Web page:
Bloggers have great fun fisking articles from the regular media. Since my stuff is published in the regular media, I ought to be cautious, but this piece from The New York Times has a few mistakes in it.
And those wanting to see DVD movies in their full glory need a television capable of displaying, at a minimum, what are known as 480p images.
Wrong. Entirely wrong. To see a DVD movie (as opposed to a video-sourced TV show) in its full glory, all you need is a TV capable of displaying 480 lines (for NTSC). Whether they are shown progressively or interlaced makes no difference to resolution. However a progressive scan TV can reduce the combing that is inherent in the NTSC (but not PAL) TV system. This comes at a cost, though: a subtle jerkiness can appear in pans because half the film frames are shown twice, and the other half are shown three times, in the pattern 2:3:2:3:2:3 etc. This is inherent in translating 24 frames per second to a 60 hertz system. Some computer based systems (and, potentially in the future, DVD players) can do their progressive scan at 48 or 72 hertz which will truly eliminate this.
DVD movies have the same 480 lines of resolution as television, but on a DVD all 480 lines are refreshed in every frame. This is known as progressive (as opposed to interlaced) scanning — hence 480p.
This appears to be implying that the picture is stored in progressive format on DVDs. But generally it isn’t. While I don’t agree with everything on the DVD FAQ I do agree with this:
Progressive-source video (such as from film) is usually encoded on DVD as interlaced field pairs that can be reinterleaved by a progressive player to recreate the original progressive video
The confusion arises because filmed material (as opposed to video material) is indeed progressive scan, since each frame captures a single instant in time. Nevertheless it is stored on the DVD interlaced, and the fields have to be woven together again on way or the other. This can be in electronics by a progressive scan DVD player or the processing circuitry on a digital projector. But even an old-fashioned interlaced CRT TV still performs the weaving. It’s just that it’s done in the time domain by the rapid alternation of odd and even fields.
The first wave of rear-projection units used cathode-ray tubes. While in a direct-view television, electrons are beamed directly onto a glass tube, a rear-projection set is more like a self-contained movie theater, where images are beamed as visible light onto a screen (in this case translucent). The imprecision of that process explains why analog rear-projection units do not look so great.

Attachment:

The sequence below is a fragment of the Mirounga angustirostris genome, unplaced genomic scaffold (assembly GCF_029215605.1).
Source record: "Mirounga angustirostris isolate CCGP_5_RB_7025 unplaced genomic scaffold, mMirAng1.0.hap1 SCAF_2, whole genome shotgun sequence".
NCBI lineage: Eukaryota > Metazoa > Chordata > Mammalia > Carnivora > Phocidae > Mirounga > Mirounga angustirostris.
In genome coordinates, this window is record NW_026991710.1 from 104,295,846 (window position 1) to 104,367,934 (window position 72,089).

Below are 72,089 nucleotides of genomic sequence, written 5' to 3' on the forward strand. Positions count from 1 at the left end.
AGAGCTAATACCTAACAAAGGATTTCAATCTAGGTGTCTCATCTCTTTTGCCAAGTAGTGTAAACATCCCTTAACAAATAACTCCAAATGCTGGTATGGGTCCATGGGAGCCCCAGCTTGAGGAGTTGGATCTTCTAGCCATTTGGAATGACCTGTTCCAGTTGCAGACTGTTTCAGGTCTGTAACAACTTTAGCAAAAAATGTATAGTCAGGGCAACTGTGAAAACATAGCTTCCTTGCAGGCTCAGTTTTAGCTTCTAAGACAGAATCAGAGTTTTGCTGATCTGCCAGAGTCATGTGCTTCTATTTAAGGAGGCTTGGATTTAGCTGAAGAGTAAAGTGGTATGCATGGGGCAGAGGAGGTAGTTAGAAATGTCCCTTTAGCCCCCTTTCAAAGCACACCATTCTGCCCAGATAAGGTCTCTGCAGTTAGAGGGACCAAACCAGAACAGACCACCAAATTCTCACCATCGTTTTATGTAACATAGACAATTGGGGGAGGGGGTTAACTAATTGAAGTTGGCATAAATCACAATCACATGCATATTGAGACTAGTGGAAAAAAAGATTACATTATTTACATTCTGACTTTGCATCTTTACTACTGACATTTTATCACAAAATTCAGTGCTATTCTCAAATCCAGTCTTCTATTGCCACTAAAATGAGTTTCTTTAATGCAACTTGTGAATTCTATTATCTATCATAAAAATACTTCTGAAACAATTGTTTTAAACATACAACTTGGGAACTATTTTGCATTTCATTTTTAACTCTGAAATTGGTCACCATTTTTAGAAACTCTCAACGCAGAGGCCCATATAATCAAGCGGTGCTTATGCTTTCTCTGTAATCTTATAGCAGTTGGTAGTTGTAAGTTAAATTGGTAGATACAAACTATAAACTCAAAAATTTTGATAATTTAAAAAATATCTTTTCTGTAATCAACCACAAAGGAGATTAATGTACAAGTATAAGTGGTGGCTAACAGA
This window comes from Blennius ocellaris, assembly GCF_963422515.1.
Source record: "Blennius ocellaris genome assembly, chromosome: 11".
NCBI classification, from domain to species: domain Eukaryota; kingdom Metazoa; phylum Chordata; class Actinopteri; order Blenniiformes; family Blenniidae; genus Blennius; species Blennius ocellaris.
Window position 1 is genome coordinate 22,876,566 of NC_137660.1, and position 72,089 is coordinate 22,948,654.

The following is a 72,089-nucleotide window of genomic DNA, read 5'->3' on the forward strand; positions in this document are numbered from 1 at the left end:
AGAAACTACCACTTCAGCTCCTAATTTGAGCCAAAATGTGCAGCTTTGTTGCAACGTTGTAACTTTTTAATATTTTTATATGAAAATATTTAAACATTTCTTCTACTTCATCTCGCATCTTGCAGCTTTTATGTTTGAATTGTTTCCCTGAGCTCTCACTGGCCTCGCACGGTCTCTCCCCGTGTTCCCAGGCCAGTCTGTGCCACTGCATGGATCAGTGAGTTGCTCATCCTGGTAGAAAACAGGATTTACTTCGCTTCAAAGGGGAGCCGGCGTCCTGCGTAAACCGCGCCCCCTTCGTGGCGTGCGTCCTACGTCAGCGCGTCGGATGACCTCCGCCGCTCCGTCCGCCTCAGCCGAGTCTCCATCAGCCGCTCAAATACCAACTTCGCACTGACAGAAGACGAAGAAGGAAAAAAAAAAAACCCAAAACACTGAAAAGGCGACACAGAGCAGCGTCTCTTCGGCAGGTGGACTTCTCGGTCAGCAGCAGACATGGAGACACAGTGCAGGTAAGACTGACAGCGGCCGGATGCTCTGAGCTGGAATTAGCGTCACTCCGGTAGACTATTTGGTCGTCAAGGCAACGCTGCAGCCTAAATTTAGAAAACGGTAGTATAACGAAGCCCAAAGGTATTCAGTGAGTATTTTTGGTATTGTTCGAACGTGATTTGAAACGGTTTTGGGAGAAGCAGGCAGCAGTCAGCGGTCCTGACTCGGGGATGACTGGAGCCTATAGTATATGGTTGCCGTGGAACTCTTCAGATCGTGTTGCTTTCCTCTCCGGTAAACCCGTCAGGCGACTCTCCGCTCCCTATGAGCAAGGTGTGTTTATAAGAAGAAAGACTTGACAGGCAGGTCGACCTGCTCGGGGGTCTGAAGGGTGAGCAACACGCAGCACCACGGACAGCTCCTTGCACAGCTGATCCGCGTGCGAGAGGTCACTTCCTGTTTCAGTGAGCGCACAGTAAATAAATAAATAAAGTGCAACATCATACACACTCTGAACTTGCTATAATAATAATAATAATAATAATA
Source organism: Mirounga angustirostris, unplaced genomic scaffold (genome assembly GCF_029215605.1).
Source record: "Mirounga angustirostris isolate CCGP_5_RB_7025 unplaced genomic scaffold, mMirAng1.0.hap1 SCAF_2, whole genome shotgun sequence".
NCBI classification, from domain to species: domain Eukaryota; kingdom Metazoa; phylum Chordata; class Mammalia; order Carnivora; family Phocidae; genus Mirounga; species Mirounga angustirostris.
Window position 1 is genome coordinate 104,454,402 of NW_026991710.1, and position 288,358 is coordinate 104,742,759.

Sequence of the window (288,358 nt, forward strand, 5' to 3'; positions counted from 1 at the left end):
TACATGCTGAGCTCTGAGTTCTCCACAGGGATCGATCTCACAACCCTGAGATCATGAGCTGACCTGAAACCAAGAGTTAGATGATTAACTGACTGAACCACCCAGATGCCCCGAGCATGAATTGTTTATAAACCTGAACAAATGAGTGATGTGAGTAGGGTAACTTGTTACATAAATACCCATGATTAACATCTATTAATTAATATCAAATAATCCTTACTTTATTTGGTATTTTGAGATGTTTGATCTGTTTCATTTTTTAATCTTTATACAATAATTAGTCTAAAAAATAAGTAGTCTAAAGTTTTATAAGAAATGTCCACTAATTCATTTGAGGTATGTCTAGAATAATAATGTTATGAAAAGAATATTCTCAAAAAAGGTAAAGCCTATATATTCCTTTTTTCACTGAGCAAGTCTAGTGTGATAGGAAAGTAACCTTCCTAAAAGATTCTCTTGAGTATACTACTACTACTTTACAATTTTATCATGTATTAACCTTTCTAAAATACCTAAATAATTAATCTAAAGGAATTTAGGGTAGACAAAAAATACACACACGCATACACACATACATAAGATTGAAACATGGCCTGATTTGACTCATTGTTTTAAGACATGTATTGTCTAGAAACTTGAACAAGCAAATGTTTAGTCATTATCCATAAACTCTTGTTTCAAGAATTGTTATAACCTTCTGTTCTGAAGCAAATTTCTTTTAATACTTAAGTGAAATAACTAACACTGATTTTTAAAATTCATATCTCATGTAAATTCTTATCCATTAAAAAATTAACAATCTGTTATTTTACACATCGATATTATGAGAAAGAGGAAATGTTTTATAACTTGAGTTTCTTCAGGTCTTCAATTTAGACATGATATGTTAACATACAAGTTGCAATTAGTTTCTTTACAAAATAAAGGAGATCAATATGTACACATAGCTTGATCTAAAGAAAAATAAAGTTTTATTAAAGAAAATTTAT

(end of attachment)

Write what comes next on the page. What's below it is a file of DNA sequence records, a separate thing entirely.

The problems with CRT rear projection TVs have nothing to do with ‘imprecision’ of any process, at least in recent years. They have to do with the fairly low light output of the tubes contained therein. CRT front projectors also have low output, but no one expects to use one of these anywhere but in a darkened room. RPTVs, though, are expected to be used in normal TV viewing environments just like a regular TV. So various strategies have been employed to improve their brightness. One of these could be thought of as ‘excessive precision’. Most CRT RPTVs focus their light beams a bit too well and consequently leave a visible horizontal line structure which I, for one, detest. You can get rid of this by sitting further back, but then the effective size of the screen (in terms of the angle of your vision that it occupies) is reduced to not much bigger than a regular CRT TV. The reason for this is because the perceived level of brightness is not an average across an area, but judged from the peaks. Spreading the picture lines a little to eliminate the between-line gaps would, even though the average remains the same, make the picture seem duller.
The other problem with RPTVs is that in order to optimise brightness, the translucent screen is very directional, making the bulk of the light appear within a fairly narrow vertical angle. Stand up while you’re watching an RPTV and the picture gets dull.